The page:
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# Can I calculate total portfolio risk by using the weighted average of the std (risk) of each stock?

Let's say I have a portfolio made up of 20 mutual funds. I have the std (risk) of each fund. I want to calculate the over risk of the portfolio. Is it statistically correct to calculate the weighted average of the standard deviations (sum of (std * dollars at that std)/ N) in order to obtain a approximation of the overall portfolio risk? Can I then do the same with historical returns and use (weighted std * weighted return * porfolio value) to obtain the range of expected returns? How can this information then be used to calculate the expected draw down at one and two standard deviations?

### 5 Answers

- NCLv 71 decade agoFavorite Answer
No. The formula is much more complex. For a two-asset portfolio, the variance of the portfolio, vp, will be a function of the proportions invested in the assets (x1 and x2), their return variances (v1 and v2), and the covariance between their returns (c12):

vp = ((x1^2)*v1) + (x2^2)*v2) + 2*x1*x2*c12

With 20 assets, the formula will be even more confusing (about 20 times so).

You need to employ an alternative strategy. Build a time series of your portfolio value, compute periodic changes in that value, and calculate standard deviation of that change.

- 1 decade ago
Please see answers below **

Let's say I have a portfolio made up of 20 mutual funds. I have the std (risk) of each fund. I want to calculate the over risk of the portfolio. Is it statistically correct to calculate the weighted average of the standard deviations (sum of (std * dollars at that std)/ N) in order to obtain a approximation of the overall portfolio risk?

** Unfortunately, no. To determine portfolio risk we need to introduce the concept of correlation. Take an extreme example: if a portfolio has two securities, and they both have the same standard deviation. But, the securities were perfectly inverse correlated, when one went up, the other went down by the same amount. This portfolio would have no volatilty. To determine portfolio risk, there are unfortunately more complicated techniques required that are available in portfolio management software packages.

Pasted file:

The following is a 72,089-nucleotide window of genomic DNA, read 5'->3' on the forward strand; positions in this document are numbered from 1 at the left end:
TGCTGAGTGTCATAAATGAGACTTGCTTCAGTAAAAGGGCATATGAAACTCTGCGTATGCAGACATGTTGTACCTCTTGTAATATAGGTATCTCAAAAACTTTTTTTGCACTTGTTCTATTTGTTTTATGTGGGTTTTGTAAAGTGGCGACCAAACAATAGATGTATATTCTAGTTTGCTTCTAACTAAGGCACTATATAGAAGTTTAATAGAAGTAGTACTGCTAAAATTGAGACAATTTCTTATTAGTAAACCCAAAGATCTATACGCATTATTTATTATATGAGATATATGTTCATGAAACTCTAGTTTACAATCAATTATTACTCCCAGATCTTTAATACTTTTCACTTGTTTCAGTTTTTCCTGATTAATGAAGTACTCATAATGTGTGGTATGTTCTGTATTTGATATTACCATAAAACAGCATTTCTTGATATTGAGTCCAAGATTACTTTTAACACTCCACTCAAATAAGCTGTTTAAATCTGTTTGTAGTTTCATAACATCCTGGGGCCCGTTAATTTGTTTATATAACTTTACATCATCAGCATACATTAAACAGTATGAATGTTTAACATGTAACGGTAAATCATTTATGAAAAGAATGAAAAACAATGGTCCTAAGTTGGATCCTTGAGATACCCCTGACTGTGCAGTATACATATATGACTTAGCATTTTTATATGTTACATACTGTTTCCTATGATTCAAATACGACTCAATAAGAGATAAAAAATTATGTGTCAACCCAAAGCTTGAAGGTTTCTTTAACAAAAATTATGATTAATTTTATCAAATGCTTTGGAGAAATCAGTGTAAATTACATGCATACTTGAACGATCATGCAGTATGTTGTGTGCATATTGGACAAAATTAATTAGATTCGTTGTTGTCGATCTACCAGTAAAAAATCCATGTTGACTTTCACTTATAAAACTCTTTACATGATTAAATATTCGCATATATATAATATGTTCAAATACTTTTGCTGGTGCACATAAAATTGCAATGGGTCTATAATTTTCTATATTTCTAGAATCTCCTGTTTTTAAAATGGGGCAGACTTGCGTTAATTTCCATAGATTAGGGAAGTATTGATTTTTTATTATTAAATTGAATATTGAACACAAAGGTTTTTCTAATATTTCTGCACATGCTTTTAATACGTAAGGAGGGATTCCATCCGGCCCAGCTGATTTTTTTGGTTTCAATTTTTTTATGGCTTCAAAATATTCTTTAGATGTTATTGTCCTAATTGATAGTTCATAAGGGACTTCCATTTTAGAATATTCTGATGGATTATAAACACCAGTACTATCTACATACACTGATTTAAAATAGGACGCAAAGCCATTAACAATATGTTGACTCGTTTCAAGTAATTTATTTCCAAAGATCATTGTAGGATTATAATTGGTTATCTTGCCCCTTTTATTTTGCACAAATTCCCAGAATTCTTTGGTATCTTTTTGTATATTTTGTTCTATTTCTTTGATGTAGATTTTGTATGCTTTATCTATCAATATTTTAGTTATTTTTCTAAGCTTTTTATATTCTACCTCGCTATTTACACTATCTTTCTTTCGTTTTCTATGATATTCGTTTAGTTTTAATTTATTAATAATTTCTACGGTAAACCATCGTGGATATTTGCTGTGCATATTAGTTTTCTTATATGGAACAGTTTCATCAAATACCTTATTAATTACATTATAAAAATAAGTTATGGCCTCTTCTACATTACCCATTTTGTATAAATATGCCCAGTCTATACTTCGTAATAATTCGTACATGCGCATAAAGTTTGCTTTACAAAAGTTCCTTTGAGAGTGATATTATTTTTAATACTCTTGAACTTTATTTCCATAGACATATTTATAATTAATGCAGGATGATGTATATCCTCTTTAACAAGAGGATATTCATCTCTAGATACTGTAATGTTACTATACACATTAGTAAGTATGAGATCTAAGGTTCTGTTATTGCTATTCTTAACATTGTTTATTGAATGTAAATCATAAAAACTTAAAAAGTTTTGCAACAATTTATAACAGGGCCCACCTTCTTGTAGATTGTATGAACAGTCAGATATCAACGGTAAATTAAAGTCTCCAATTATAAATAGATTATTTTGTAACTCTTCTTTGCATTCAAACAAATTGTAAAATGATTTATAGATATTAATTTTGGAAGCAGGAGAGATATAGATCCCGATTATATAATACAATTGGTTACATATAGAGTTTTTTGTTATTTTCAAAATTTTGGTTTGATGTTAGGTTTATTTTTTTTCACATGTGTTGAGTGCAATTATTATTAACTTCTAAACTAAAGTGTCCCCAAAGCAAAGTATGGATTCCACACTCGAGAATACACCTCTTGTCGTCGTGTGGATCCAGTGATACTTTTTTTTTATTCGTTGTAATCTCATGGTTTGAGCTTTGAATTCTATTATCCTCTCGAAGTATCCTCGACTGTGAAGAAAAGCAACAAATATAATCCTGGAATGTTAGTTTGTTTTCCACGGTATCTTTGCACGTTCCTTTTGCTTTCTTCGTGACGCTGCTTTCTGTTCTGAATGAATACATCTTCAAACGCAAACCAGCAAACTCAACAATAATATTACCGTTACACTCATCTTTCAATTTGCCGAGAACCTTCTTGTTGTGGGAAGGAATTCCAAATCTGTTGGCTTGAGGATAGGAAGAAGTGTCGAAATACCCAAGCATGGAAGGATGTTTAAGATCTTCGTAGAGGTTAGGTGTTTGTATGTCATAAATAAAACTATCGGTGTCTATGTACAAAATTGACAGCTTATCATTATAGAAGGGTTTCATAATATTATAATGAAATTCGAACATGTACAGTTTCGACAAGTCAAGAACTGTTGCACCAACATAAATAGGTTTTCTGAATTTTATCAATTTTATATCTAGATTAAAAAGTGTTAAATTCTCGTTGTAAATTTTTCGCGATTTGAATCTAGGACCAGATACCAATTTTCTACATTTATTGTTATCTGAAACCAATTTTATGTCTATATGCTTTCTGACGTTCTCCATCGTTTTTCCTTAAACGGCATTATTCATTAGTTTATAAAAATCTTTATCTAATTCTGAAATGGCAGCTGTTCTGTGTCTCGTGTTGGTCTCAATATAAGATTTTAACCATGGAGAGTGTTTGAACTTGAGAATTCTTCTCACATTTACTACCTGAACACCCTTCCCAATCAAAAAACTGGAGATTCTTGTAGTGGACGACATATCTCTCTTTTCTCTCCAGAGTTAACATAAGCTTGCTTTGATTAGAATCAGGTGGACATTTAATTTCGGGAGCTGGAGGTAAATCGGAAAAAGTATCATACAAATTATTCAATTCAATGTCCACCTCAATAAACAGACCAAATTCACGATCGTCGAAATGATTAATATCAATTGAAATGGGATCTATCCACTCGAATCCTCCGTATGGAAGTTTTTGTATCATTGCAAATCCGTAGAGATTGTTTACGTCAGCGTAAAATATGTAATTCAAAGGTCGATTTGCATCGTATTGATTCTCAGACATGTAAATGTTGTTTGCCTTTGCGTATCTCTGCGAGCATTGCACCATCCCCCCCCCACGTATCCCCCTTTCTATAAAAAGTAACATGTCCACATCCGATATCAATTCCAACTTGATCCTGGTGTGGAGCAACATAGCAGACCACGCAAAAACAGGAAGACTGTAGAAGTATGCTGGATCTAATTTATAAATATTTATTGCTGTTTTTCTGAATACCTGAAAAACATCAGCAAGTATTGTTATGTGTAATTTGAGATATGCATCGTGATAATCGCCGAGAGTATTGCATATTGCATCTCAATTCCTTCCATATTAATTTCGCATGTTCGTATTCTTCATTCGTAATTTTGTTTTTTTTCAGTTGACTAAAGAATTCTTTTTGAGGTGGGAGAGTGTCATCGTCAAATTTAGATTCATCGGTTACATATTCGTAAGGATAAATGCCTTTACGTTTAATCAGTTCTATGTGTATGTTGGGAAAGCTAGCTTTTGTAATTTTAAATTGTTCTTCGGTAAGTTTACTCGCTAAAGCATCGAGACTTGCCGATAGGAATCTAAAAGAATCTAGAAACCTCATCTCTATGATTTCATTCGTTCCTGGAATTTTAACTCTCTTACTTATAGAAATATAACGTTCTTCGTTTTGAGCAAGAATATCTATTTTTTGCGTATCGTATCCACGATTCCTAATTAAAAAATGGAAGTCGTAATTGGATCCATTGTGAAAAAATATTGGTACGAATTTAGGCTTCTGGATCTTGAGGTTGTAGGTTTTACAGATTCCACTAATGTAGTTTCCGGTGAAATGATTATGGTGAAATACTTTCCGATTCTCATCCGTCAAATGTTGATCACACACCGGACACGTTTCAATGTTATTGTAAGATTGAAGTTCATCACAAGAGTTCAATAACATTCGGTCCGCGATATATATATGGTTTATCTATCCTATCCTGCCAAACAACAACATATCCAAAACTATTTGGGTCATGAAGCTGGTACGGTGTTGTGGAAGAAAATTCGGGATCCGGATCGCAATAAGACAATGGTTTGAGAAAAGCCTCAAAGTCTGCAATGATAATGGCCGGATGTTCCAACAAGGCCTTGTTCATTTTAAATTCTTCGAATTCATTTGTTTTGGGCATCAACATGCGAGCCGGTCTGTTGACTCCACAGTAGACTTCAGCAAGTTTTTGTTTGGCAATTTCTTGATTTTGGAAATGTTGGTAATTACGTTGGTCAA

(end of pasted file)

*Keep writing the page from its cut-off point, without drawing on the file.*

Can I then do the same with historical returns and use (weighted std * weighted return * porfolio value) to obtain the range of expected returns?

How can this information then be used to calculate the expected draw down at one and two standard deviations?

** ** Again, no. To project a range of expected returns using historical returns, in addition to correlation, we need to take into account the fact that past performance is only one possible path through time, and, similation techniques will provide a better probability based range and disperstion of returns which can then be used to estimate drawdown.

- Anonymous1 decade ago
To calculate the std of a portfolio, you need to take the sqrt of the portfolio variance, which for a 20 asset portfolio is quite complicated to calculate without a spreadsheet model. Check out this Wikipedia site for more info on the actual calculation: http://en.wikipedia.org/wiki/Modern_portfolio_theo...

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